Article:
Java and Python
peter at engcorp.com
Wed Mar 20 06:08:49 CET 2002
Ahmed Moustafa wrote:
> Peter Hansen wrote:
> > Ahmed Moustafa wrote:
> >>1. Where can I find an unbiased comparison between Java and Python?
> >>2. Will Python dominate?
> >>3. Who does support Python?
> > I think if you told us what your purpose is in asking the questions,
> > the answers would be more useful and direct. _Why_ do you want
> > to know?
> I'm interested in knowing which skills will(are) being looked for.
Thanks for the clarification. In that case, these would be my answers
2. Python will not dominate, any more than any other language will.
Python is certainly in a growth period, but it seems unlikely it
will attain the mass acceptance of Pascal, C, C++, and Java in their
day. (Not to imply that Java's day has passed... that much is
evident from the number of bookstore shelves devoted to it!)
But who cares? If you go where the mass unwashed go, you'll get
the same sorts of mundane and rote jobs as the mass unwashed do.
1. As others have said, there is no such thing as an unbiased
comparison of almost anything, let alone programming languages,
let alone two with such, uh, "dedicated" users as Java and Python.
Nevertheless, even if we could find such a thing, the response
would really depend entirely on the application area. Clearly
Java is better suited for some applications, and Python for
others. Without defining the type of work you want to do,
any comparison is meaningless. (E.g. "Python programs tend
to be much more readable" doesn't matter if your job involves
writing Java on a Java team doing EJB stuff, unless you
can get the whole team to use Jython instead.)
3. The best support for either Java or Python is probably in
their respective newsgroups. Python's is widely known as being
one of the most polite and helpful. The language has been
around a little longer as well, and as it's not largely a
commercial venture this might suggest that the "support"
question is a bit of a red herring. Do you regularly contact
the Microsoft for help with VB, or Sun for help with Java?
(Or did you mean who is "backing" the language, ensuring
its continued viability. The answer to that is twofold:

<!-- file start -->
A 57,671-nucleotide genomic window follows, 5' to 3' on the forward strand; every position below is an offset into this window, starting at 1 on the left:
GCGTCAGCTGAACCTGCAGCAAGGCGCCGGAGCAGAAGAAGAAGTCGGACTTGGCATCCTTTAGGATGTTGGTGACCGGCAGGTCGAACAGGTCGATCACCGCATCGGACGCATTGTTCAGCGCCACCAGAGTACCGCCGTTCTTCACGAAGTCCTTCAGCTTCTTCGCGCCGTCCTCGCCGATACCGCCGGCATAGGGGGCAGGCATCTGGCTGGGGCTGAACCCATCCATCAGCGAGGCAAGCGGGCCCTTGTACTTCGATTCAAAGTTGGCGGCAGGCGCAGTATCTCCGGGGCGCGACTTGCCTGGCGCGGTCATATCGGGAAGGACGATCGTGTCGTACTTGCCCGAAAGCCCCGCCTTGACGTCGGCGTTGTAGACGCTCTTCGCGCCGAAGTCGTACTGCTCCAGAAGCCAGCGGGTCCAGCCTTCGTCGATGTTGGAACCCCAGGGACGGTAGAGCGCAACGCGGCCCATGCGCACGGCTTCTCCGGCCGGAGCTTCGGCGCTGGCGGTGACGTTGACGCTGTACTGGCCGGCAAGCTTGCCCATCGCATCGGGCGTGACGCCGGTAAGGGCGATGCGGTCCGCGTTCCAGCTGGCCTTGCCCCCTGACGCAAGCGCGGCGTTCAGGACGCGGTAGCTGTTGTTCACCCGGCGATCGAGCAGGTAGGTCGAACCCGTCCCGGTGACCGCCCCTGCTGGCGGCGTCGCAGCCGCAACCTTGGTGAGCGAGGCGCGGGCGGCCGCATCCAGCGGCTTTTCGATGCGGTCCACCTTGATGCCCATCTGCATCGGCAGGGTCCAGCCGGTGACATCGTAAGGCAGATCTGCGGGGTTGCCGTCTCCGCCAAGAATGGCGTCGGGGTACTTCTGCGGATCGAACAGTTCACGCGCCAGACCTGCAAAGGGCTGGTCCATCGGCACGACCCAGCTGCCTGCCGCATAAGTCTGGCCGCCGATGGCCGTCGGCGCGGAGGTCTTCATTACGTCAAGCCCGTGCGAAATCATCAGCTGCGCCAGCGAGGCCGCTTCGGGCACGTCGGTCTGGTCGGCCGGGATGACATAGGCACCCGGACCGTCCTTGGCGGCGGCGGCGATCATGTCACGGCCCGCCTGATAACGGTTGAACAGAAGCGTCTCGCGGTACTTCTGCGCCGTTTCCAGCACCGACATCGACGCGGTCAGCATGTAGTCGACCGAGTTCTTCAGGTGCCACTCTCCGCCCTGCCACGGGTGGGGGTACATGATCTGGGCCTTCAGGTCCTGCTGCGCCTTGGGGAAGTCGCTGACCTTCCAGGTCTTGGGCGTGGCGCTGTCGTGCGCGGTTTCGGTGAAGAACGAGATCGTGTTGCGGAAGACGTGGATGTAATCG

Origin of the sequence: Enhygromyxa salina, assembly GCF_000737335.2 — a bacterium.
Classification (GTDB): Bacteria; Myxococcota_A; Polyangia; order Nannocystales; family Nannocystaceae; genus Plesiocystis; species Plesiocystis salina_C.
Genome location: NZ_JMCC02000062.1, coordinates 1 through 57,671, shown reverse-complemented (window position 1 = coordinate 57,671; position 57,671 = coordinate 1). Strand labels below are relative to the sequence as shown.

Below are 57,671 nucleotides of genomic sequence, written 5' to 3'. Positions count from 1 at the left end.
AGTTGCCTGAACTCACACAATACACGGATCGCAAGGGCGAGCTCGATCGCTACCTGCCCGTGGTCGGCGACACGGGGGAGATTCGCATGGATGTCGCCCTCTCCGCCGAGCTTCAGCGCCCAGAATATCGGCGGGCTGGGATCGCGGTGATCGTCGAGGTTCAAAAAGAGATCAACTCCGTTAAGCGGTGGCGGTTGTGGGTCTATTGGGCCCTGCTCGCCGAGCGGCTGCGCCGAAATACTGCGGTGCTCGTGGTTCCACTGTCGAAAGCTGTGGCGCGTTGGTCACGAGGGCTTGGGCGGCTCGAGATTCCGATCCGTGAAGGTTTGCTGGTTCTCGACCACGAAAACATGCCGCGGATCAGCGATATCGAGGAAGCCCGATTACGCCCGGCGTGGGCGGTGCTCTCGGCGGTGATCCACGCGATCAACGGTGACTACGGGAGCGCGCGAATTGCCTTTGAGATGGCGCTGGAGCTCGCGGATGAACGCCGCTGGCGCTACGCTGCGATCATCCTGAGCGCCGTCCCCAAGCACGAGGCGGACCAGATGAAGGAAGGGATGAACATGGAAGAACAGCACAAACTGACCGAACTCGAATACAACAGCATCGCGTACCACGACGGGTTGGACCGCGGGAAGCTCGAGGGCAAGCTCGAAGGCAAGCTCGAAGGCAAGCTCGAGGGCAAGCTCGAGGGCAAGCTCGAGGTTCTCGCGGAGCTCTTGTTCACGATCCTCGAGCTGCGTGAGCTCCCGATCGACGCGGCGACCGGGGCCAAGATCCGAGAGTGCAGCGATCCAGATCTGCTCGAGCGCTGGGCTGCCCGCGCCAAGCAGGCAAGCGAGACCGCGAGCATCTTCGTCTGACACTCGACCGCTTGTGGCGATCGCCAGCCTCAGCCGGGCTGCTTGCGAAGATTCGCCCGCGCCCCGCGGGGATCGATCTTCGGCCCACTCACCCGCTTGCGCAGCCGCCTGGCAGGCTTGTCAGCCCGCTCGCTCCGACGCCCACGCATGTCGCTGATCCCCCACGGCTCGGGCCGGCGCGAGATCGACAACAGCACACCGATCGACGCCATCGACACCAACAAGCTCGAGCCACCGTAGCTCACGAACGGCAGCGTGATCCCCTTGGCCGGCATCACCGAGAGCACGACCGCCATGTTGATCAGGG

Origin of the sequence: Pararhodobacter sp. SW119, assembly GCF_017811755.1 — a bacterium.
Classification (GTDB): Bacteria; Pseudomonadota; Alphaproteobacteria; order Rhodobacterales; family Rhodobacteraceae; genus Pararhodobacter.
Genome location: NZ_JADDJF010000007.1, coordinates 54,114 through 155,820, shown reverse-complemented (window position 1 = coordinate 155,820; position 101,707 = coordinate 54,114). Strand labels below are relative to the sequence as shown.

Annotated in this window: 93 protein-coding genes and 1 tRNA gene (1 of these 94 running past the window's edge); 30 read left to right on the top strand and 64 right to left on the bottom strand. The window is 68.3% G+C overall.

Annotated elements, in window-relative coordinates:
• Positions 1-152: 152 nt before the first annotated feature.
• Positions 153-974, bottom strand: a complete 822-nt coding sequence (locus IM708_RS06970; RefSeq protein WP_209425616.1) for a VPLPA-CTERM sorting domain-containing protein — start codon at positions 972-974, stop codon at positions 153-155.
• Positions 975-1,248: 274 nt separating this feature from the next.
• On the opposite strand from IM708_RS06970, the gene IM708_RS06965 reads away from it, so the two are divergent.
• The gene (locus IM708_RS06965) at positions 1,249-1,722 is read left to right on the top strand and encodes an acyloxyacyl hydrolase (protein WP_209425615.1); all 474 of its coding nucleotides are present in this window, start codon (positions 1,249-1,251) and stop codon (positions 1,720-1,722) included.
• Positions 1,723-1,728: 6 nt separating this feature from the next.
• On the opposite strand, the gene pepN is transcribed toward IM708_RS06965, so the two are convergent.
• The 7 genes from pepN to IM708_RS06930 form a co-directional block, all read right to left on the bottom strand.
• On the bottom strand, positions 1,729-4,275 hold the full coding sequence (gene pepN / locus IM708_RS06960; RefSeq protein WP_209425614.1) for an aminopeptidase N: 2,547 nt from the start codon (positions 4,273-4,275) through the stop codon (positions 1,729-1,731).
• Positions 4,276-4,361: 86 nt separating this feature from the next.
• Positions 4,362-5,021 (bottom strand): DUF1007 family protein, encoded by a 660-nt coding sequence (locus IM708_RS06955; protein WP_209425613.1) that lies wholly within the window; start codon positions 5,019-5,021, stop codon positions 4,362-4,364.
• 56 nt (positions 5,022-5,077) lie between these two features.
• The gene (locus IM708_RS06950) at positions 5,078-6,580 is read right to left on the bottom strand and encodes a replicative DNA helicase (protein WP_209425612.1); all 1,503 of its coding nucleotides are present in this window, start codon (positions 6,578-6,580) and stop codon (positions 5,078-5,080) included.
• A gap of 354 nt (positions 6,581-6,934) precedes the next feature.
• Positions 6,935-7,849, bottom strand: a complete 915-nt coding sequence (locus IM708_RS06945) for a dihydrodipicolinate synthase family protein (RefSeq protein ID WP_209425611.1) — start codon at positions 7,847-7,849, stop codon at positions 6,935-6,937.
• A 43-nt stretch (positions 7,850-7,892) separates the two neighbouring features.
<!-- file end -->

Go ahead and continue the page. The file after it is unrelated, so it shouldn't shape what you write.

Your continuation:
look at the 11+ year age of Python as historical proof
it's not a flash in the pan, and note it's _open source_
so it cannot, by definition, lose viability while people
support and use it. You can always get the source.)
Here's my best answer to you: I happen to hire programmers
to work on my team in a wireless telecom company. Although
we happen to have chosen to use Python in addition to C and
necessary, the language we use is hardly the most important
Communication skills are, first and foremost, the thing I
look for in hiring. This includes the softer social skills
like how to work in a team and put aside one's programming
ego. Next are adaptability, as in how easily someone can
pick up new skills and apply them effectively. Design
skills are useful. Debugging skills are very valuable,
though rather unfortunately rare. Probably some others
that don't come to mind in today's economy (we're not
hiring now :-).
Way, way down the list of things I look for in a resume
is the programming languages a candidate has. Not entirely
unimportant, but useful only taken as a whole. I don't care
whether somebody knows Python, and have found and hired
only one such programmer yet (and not because he knew Python).
The others had a variety of backgrounds including Java,
C++, Delphi, VB, C, BASIC, assembly of various kinds,
and so forth. Those with only a single language, or
maybe two, probably didn't get hired. Those with a dozen
were more able to demonstrate their flexibility to me.
When they were hired, they went to work learning Python.
About a week later, most of them were already contributing
in a productive way. A month later any of them could
code Python as well as they could code in any of their
previous languages. For the most part, I would have
expected the same of them even if we used Java (though
perhaps with a somewhat longer learning curve).
The point is, I would never hire you or anyone _because_
you knew Python, or Java. I would hire you because
I thought you were capable of learning it and using it
effectively. I actually tend to shy away from people
with great lists of "certifications" in languages because
it suggests to me they have difficulty learning and
think it's a very impressive thing that they managed
to learn enough to write an exam which tests knowledge
of syntax but little about programming skill.
My suggestion then is to "get over" the comparison thing,
and make sure you know both, and throw in others as you
come across them and have opportunity to learn. This will
make you a better programmer, because of the learning and
generalization your brain will do, not because of the
specific skills you have.
Not all companies hire in this way, of course, but all
the best ones do. :-)
P.S.: If you are considering Python as a massive growth
area where ex-Java programmers can go to get lucrative
jobs, you're bound to be disappointed. As in programming,
there is no silver bullet.
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